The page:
Properties of Complex Numbers
Today I’ll collect a few basic properties of complex numbers.
First off, they form a vector space over the reals. We constructed them as an algebra — the quotient of the algebra of polynomials by a certain ideal — and every algebra is a vector space. So what can we say about them as a vector space? The easiest fact is that it’s two-dimensional, and it’s got a particularly useful basis.
To see this, remember that we have a basis for the algebra of polynomials, which is given by the powers of the variable. So here when we throw in the formal element , its powers form a basis of the ring . But we have a relation, and that cuts things down a bit. Specifically, the element is the same as the element .
Given a polynomial in the “variable” , we can write it as
We can peel off the constant and linear terms, and then pull out a factor of :
Now this factor of can be replaced by , which drops the overall degree. We can continue like this, eventually rewriting any term involving higher powers of using only constant and linear terms. That is, any complex number can be written as , where and are real constants. Further, this representation is unique. This establishes the set as a basis for as a vector space over .
Now the additive parts of the field structure are clear from the vector space structure here. We can write the sum of two complex numbers and simply by adding the components: . We get the negative of a complex number by taking the negatives of the components.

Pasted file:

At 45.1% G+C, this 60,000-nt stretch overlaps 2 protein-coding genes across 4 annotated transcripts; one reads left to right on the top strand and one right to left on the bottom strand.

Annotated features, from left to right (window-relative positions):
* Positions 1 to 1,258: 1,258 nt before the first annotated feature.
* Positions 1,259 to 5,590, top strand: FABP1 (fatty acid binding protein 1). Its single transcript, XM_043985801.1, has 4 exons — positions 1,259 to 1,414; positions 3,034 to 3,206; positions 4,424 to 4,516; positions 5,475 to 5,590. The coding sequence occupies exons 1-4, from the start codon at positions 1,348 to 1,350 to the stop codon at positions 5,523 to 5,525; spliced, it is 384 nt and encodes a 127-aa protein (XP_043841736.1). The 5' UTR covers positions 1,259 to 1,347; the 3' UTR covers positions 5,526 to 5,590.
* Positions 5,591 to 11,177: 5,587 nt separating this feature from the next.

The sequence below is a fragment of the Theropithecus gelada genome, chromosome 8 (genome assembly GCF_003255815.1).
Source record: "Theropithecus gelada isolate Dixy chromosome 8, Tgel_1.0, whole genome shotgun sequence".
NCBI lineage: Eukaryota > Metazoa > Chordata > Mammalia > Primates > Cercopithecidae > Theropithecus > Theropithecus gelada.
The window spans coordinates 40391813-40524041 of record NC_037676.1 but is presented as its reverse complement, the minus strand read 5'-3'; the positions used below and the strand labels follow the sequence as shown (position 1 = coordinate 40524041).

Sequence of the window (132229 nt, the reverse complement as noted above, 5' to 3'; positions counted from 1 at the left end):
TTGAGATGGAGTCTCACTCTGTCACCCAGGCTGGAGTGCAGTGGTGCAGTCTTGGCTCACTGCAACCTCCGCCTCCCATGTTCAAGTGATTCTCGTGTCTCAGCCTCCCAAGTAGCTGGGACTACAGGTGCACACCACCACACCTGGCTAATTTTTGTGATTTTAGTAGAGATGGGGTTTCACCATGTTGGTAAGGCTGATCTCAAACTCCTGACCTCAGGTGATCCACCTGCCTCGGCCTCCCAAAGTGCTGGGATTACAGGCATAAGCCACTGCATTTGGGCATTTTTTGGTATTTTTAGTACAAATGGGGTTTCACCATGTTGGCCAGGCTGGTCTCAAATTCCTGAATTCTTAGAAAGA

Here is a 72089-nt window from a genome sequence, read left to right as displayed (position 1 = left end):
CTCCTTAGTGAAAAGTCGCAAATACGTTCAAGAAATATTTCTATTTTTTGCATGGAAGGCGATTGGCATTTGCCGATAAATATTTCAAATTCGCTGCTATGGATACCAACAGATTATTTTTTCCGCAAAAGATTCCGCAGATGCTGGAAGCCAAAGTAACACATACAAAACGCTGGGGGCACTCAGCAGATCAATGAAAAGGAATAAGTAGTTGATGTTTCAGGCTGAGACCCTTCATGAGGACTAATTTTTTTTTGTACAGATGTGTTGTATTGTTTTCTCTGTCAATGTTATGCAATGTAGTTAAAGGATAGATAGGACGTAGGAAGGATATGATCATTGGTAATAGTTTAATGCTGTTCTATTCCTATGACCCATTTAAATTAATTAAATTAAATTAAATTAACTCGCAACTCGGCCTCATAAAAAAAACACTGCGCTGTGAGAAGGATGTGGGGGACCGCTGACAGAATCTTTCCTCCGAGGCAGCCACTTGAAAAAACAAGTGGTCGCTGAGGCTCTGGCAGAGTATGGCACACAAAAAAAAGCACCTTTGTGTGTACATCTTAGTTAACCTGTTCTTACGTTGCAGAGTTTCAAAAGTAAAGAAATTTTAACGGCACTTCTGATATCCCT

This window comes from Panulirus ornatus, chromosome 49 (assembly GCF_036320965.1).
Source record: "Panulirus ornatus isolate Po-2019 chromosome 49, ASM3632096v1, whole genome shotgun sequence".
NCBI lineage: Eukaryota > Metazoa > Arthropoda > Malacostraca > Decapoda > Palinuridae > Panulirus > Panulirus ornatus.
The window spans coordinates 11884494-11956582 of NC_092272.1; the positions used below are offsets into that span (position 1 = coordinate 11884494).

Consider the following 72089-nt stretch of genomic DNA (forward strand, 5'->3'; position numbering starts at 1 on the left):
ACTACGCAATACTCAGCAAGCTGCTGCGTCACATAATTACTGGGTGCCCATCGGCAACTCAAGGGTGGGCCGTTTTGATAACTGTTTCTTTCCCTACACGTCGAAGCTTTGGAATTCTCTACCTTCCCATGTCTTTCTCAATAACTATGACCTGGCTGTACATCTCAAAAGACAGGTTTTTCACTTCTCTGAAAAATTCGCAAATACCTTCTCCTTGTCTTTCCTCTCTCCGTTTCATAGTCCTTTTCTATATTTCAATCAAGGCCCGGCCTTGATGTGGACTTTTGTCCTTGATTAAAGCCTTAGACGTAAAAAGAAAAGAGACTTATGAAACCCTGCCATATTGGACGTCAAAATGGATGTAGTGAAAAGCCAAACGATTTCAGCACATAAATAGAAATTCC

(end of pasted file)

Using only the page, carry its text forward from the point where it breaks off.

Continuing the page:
We can also write out products pretty simply, since we know the product of pairs of basis elements. The only one that doesn’t involve the unit of the algebra is . So in terms of components we can write out the product of the complex numbers above as .
Notice here that the field of real numbers sits inside that of complex numbers, using scalar multiples of the complex unit. This is characteristic of algebras, but it’s worth pointing out here. Any real number can be considered as the complex number . This preserves all the field structures, but it ignores the order on the real numbers. A small price to pay, but an important one in certain ways.
We also mentioned the symmetry between and . Either one is just as valid as a square root of as the other is, so if we go through consistently replacing with , and with , we can’t tell the difference. This leads to an automorphism of fields called “complex conjugation”. It sends the complex number to its “conjugate” . This preserves all the field structure — additive and multiplicative — and it fixes the real numbers sitting inside the complex numbers.
Studying this automorphism, and similar structures of other field extensions forms the core of what algebraists call “Galois theory”. I’m not going there now, but it’s a huge part of modern mathematics, and its study is ultimately the root of all of our abstract algebraic techniques. The first groups were automorphism groups shuffling around roots of polynomials.